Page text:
Hostname Command in Linux – 12 Examples with All Options

Last updated: June 15, 2022

A hostname is a name that is given to a computer and used to identify the computer in a network. In this tutorial, we learn about hostname command in Linux with practical examples.


  • A Linux machine.
  • Access to the terminal.
  • Basic knowledge of using Linux command line.

Hostname Command

The hostname command is commonly used to display Linux computer name or its DNS domain name. You can use it to set a hostname for the computer. This only set the hostname temporarily until the next reboot.

Historically /etc/hostname file was supposed to only contain the hostname and not the full canonical FQDN. Nowadays most software is able to cope with a full FQDN here. This file is read at boot time by the system initialization scripts to set the hostname. /etc/hosts Usually, this is where one sets the domain name by aliasing the host name to the FQDN.

The basic syntax for the Linux hostname command:

hostname [options] [File] [new_hostname]

Hostname command options

Some of the useful options for Linux hostname command.

-aDisplays alias names of the host system.
-Aenumerates all configured network addresses on all configured network interfaces, and translates them to DNS domain names. (fqdn fully qualified domain)
-bset default hostname if none is available
-dDisplay DNS domain name.
-fDisplays long hostname (FQDN). A FQDN consists of a short host name and the DNS domain name
-Fread hostname or NIS domain name from the given file
-iDisplays all configured addresses for the hostname
-Iestablishes all configured network interfaces and displays all addresses for the host
-sDisplays short hostname.
-VPrint version information on standard output and exit successfully 
-yDisplays the Network Information System NIS/YP domain name

Hostname Command Examples

The following examples will show how you can use the hostname command with the options.

1. Display Linux Hostname

To display hostname for your Linux machine, the following program displays it:

hostname  command displays computer hostname

2. Display IP address

Situations for needing your Linux machine IP address might arise, to display your IP, use the following command:

hostname -i
Using hostname command show ip

And if you need to see all your IP addresses for the machine, use the following command:

hostname -I

Alternatively use ip addr command which gives more information for all addresses.

3. Display DNS domain name

For displaying your current host DNS domain name, the following hostname command gets the job done:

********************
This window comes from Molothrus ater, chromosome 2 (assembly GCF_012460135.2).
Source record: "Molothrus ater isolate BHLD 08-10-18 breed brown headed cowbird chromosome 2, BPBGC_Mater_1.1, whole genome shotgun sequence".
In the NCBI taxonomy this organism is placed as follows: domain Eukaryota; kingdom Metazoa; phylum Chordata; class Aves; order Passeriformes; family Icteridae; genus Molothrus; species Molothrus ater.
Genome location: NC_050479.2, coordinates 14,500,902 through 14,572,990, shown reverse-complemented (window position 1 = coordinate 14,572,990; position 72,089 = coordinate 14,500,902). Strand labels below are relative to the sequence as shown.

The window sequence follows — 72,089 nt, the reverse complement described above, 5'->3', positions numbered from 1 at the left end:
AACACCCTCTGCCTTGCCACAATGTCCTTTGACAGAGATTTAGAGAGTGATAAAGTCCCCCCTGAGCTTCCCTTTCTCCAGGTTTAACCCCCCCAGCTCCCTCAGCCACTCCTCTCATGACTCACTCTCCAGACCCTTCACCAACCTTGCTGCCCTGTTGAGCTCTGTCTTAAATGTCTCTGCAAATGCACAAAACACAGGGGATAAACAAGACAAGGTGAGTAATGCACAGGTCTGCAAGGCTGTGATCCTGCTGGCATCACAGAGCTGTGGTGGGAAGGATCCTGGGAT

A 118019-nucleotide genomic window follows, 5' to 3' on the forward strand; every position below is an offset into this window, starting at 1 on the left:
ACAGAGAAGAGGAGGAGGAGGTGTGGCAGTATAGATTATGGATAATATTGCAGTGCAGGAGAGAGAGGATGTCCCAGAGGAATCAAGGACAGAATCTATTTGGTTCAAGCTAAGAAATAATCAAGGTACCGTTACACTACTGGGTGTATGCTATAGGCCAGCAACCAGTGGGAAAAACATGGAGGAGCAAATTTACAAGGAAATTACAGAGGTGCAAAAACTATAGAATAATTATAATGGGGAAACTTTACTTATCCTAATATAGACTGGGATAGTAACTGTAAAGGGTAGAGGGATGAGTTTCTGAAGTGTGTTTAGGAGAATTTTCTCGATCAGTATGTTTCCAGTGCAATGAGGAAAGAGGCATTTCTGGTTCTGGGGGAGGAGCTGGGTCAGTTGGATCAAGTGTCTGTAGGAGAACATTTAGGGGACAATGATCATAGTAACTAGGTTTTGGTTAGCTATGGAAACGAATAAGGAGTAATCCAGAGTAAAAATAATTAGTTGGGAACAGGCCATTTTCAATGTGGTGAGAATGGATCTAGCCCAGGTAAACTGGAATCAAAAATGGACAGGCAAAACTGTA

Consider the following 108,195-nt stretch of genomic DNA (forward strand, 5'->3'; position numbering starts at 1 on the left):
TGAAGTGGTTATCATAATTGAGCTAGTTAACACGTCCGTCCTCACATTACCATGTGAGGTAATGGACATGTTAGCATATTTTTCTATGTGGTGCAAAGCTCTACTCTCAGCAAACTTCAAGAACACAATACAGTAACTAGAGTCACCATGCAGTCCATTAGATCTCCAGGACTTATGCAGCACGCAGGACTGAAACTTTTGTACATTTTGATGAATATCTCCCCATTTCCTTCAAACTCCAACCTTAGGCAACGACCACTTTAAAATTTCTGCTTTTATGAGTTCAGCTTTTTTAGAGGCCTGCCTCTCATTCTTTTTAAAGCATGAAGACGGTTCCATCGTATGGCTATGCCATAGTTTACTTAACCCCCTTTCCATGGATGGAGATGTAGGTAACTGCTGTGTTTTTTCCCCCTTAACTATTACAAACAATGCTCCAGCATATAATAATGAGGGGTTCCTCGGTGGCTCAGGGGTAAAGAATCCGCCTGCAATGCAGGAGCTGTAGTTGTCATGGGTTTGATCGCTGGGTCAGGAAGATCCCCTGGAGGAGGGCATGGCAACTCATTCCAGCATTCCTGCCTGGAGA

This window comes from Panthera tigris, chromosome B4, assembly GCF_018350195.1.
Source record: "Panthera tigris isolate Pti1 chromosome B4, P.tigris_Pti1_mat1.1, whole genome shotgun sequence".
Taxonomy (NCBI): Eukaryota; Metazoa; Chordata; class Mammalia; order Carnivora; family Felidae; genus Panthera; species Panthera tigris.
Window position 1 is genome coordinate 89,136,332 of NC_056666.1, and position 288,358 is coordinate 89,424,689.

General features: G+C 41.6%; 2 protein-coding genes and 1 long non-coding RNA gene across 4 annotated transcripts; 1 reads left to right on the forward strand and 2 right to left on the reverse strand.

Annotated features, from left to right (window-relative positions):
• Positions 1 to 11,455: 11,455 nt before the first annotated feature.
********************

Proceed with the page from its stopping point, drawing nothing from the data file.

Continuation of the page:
hostname -d
hostname command dns

In this case, the machine didn’t return any value because a local domain is not set

And if it's the NIS domain name you would like to see, use the following command:

hostname -y
hostname command showing Network Information Services (NIS)

The NIS also returned an error value because a local domain name is not set.

4. Display short hostname

To display your Linux machine short hostname, use the following command:

hostname -s
command short hostname

5. Display all Fully Qualified Domain Names (FQDNs)

To display all your Linux machine FQDNs, the following command will achieve that:

hostname -A

Nevertheless, if you want to only display the machine FQDN, use the following command:

hostname -f
hostname command shows fqdn

6. Change Linux hostname

Maybe you already have a hostname set for your linux machine, but you wish to change it to a new hostname, the following command can be used:

sudo hostname new-hostname
hostname change hostname temporarily

Only the super-user can change a hostname, which explains the “sudo” command appended to the hostname command. Remember changing hostname using hostname will only keep it temporary.

7. Set a default hostname

To set a default system hostname (default hostname localhost) for your linux machine if you don't have any, the following hostname command will get the job done:

hostname -b

The machine returned a hostname because a hostname has been set.

If you need your machine to read a hostname or a NIS domain name from a specified file, use the following command:

hostname -F

8. Display Linux alias name

If an alias name is set for your Linux machine, the following hostname command will display it:

hostname -a

Command returns a blank line, which means no alias name is set for this system.

9. Hostname help

If you need help understanding more about the hostname command, you can use the help command to figure it out. To use the help command, type the following:

hostname --help
hostname help page


In this tutorial, we learned about Linux hostname command and its options.

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